Sunday, April 23, 2017

Featured Scientist: Meet Jess!

Our annual surveys would not be possible without our wonderful collaborators from around the world. We'll dedicate several future blog posts to highlight these individuals, so that you can learn more about them, their research, and the valuable contributions they make to the survey. You can find previous posts here. Today we feature Jess Scicchigno from CUNY College of Staten Island!

Jess poses with the CTD
Hi!  My name is Jessica Scicchigno and I'm going to take you on a bit of an academic wild ride.  I am currently going to graduate from the CUNY College of Staten Island in June 2017.  I am graduating with an English Bachelor of Arts and a Psychology Bachelor of Science with a minor in Geology.  So how  did an English major end up on a NOAA cruise? I'm glad you asked.

I met Professor David Lindo-Atichati in a meteorology class he was teaching at my college.  I would come into class beaming with excitement over earth science disciplines, a subject I have always been interested in. This excitement was noticed and Professor Lindo invited me on a NOAA research survey he was involved with.  I was always a huge NOAA fan and this was something I always wanted to do.  Naturally, I could not say no.  Now I am on my first oceanic cruise.

So what do I want to get out of this? I want to learn as much as possible about the instruments used to collect data.  Science is taken for granted - scientists on this ship literally work day and night.  We work in rough seas.  We work rain or shine.  We do also get sea sick!  I want to learn how to work the equipment and gain an appreciation for data collection.  You truly do not know how difficult it can be until you're doing it yourself. Simply seeing a piece of equipment in a picture can no longer do it justice after this experience.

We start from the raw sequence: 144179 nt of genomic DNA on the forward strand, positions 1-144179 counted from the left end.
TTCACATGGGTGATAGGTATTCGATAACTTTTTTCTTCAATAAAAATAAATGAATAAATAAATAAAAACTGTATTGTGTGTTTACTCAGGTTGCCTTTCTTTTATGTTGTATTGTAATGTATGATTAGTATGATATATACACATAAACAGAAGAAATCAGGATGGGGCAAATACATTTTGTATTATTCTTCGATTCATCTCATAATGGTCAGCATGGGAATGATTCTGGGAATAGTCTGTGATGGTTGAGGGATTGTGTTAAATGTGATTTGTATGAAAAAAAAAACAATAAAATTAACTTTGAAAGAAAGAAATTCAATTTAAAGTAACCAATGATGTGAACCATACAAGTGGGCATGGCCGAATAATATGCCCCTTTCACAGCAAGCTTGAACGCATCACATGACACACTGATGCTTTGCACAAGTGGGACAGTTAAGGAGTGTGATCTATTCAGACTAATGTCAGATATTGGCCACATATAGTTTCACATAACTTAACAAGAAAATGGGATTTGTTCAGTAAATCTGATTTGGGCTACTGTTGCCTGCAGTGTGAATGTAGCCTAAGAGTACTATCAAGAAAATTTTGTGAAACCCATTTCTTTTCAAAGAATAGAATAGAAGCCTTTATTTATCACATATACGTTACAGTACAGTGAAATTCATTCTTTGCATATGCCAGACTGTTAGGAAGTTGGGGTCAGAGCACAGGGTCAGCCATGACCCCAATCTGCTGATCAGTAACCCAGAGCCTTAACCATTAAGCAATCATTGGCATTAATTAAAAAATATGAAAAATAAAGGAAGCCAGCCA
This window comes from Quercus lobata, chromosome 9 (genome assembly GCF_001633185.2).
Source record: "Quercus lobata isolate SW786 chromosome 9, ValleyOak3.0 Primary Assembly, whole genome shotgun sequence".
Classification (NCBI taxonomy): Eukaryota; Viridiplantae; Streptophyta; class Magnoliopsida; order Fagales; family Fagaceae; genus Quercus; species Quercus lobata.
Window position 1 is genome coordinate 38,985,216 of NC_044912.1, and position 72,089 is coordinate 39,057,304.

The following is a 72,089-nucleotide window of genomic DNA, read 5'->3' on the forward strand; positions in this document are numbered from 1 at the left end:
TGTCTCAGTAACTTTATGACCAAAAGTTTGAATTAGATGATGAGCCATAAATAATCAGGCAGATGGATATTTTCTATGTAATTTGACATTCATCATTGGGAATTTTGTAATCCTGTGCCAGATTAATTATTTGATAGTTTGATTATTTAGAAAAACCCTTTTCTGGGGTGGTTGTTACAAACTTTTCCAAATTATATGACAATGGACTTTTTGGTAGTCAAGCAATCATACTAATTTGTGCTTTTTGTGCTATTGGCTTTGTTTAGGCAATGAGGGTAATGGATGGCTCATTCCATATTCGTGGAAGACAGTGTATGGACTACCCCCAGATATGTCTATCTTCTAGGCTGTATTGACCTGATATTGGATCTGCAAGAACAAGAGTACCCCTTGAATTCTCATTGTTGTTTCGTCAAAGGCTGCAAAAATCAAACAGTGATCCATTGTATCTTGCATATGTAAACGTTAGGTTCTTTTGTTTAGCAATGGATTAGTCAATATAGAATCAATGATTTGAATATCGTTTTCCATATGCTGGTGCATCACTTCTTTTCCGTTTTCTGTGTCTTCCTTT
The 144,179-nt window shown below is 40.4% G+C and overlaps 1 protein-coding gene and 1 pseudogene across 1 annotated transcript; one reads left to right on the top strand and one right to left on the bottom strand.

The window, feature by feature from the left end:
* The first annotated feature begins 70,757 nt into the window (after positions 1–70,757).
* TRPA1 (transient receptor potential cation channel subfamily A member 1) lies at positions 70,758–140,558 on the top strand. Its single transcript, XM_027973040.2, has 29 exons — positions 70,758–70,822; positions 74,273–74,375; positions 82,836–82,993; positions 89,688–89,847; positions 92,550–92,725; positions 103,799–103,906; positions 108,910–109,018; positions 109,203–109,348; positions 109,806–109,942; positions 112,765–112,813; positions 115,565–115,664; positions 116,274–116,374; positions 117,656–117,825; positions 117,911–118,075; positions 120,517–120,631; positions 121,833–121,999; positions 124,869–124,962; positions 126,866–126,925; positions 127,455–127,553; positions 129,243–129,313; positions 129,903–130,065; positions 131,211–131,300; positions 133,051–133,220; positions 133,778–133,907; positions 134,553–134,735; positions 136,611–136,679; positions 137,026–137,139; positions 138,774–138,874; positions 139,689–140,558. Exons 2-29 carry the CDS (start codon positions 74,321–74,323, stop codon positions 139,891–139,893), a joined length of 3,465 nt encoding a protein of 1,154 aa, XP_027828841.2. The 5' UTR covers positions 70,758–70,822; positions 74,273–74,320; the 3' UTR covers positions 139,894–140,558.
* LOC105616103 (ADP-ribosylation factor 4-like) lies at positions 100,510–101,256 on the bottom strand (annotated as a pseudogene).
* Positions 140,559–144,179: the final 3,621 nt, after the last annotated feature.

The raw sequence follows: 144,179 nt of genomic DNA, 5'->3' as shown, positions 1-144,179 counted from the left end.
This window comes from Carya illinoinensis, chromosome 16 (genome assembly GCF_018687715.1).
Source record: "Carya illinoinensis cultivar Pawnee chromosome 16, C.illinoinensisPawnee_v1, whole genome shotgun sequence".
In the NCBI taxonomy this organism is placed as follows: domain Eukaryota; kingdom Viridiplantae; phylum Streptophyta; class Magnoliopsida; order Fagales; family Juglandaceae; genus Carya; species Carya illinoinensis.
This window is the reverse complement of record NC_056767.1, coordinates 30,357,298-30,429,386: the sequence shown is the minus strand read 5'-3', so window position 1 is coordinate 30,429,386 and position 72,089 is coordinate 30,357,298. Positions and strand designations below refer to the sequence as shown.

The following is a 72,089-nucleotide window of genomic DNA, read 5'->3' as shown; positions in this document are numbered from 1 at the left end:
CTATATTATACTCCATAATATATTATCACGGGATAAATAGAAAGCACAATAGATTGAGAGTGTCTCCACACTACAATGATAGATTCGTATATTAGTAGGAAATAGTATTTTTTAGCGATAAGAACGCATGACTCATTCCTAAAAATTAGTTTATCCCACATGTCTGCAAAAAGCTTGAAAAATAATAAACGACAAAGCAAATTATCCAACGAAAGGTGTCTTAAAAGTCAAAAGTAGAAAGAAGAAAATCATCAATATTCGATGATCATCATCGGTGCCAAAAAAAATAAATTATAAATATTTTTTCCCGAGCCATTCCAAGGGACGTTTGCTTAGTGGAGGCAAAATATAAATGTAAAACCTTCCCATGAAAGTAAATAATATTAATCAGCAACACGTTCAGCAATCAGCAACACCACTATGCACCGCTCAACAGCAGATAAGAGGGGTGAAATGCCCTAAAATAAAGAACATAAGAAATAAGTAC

Ready to deploy the Bongo net -
hard hat, PFD, and tether? Check!
In addition to that, I want to know more about the Caribbean currents and how the ocean is "setup" in this region.  I want to know how the biology is influenced by this and what biology is here! Just from taking the samples with nets we have seen some amazing creatures. I want to learn, partly, the day to day life of creatures here.  When do they migrate? What do the other scientists here know about grouper migrations or spawn sites? What fish are common in what areas?  I have always loved fish, and being surrounded by people who love them just as much as I do is nothing short of amazing.  It's even more amazing to learn from them - both fish and people.

Although I have taken a very unusual path, the dreaming teenager in me could not help but tear up at the initial sight of the gorgeous Nancy Foster, sitting at the dock at 2 AM when I arrived.  This surreal atmosphere has led me back to the sciences, and I want to go deeper into oceanography for sure after this cruise.  I always wanted to do this - now I just want to do it again.

Jess models her survival "Gumby" suit during an Abandon Ship drill

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